Federal Court Strikes Indiana Marriage Officiating Law
July 15, 2014 — TheStatehouseFile.com
INDIANAPOLIS – A federal appeals court ruled Monday that Indiana can’t prevent officials from The Humanist Society from conducting marriages in the state and urged lawmakers to allow notaries to do so as well.
A three-judge panel of the U.S. Court of Appeals for the Seventh Circuit declared Indiana’s law limiting who can perform marriage ceremonies unconstitutional.
It ordered the state to allow certified secular humanist celebrants to conduct marriages. A humanist celebrant is one who conducts humanist, nonreligious, and interreligious weddings, according to The Humanist Society.
“As the court noted, the First Amendment demands neutrality,” said American Civil Liberties Union of Indiana Legal Director Ken Falk. “This prevents the state of Indiana from doing what it attempted to do in this case — favor religion over a non-religious-based system of belief and morality that is equivalent to religion, except for a belief in God.”
Indiana law currently allows only certain civic leaders – including mayors and clerks, along with clergy and people authorized to perform marriages for their religion – to conduct weddings. The appeals court urged the state to allow notaries to do so as well.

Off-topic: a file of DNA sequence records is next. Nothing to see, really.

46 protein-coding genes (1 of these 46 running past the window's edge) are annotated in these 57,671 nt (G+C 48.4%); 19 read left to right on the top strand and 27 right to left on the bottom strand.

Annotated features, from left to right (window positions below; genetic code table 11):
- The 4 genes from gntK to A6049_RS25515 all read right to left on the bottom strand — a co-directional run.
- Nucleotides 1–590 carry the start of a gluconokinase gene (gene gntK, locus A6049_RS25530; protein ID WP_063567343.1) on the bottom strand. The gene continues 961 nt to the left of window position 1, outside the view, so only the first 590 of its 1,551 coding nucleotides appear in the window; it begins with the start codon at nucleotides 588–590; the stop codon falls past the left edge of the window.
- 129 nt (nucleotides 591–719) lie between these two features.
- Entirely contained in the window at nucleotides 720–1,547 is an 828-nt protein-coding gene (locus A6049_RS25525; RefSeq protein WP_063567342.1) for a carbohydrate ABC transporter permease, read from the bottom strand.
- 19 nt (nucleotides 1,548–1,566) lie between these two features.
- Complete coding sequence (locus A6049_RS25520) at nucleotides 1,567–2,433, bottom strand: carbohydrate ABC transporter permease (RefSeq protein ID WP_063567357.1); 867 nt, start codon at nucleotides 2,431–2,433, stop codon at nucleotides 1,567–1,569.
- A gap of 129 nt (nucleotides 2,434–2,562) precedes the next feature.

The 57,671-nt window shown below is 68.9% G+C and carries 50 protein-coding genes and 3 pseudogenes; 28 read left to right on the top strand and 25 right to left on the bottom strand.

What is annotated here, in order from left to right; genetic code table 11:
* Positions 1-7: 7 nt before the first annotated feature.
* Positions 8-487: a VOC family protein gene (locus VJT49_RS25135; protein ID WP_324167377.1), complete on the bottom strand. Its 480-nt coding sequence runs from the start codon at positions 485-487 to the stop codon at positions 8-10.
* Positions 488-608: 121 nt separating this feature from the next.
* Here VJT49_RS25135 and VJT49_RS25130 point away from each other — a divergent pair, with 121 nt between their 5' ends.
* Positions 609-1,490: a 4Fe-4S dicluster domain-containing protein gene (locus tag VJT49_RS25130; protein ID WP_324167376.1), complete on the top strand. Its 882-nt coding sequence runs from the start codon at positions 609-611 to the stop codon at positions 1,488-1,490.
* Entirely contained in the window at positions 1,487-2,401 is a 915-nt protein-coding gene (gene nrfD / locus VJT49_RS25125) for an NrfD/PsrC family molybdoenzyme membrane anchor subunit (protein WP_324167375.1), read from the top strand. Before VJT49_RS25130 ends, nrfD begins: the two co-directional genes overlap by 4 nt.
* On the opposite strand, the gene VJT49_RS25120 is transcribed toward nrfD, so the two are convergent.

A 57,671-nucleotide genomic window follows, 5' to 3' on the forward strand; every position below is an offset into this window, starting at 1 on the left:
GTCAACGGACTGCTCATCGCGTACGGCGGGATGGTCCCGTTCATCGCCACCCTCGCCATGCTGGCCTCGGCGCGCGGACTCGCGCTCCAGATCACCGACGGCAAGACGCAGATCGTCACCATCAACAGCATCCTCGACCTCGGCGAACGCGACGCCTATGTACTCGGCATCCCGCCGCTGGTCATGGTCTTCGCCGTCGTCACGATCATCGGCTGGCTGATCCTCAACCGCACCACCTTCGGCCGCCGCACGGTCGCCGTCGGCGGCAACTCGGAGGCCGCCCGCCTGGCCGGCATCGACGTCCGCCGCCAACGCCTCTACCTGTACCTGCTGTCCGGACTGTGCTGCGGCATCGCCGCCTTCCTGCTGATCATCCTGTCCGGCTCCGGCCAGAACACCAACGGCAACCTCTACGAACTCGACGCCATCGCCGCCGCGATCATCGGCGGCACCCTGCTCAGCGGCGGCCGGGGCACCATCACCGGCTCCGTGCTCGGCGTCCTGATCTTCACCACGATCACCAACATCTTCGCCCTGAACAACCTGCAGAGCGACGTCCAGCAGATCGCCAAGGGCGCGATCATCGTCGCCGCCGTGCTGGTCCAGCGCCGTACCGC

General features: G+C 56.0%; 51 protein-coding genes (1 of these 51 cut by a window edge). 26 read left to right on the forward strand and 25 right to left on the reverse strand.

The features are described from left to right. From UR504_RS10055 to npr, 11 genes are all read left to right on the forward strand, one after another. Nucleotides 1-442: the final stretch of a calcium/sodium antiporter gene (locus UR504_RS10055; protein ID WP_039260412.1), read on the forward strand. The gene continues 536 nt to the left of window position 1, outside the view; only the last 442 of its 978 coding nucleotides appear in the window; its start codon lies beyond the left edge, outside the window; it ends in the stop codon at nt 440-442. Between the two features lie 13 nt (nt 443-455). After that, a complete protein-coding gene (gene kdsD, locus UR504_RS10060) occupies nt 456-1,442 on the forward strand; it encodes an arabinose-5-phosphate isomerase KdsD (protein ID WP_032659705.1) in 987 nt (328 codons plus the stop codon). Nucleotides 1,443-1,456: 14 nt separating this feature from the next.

Monday’s ruling reversed a decision made in November 2012 by U.S. District Court Judge Sarah Evans Barker in which the statute was ruled constitutional.
The state is evaluating its appeal options.
Indiana Attorney General Greg Zoeller said his office is considering its appeal options.
“My office has a duty to defend state laws the legislature passed from lawsuits that private plaintiffs file, and we contended the legislature’s requirements for determining who can solemnize a marriage for the purpose of filing a marriage license at the county clerk’s office were reasonable and included alternatives for couples without involving clergy,” said Indiana Attorney General Greg Zoeller.
The Secular Celebrant program at the Center for Inquiry – a humanist organization that provides a belief structure comparable to religion – trains participants to conduct weddings in accordance with the center’s beliefs. It believes in fostering a secular society based on science, reason, freedom of inquiry and humanist values where the fundamental rights of individuals are respected.
The center does not oppose the free exercise of religion.
“This is a big step forward in recognizing the rights of nonreligious persons,” said Center for Inquiry Executive Director Reba Wooden. “Now couples may have a secular celebrant, who shares their world view, solemnize their marriage.”
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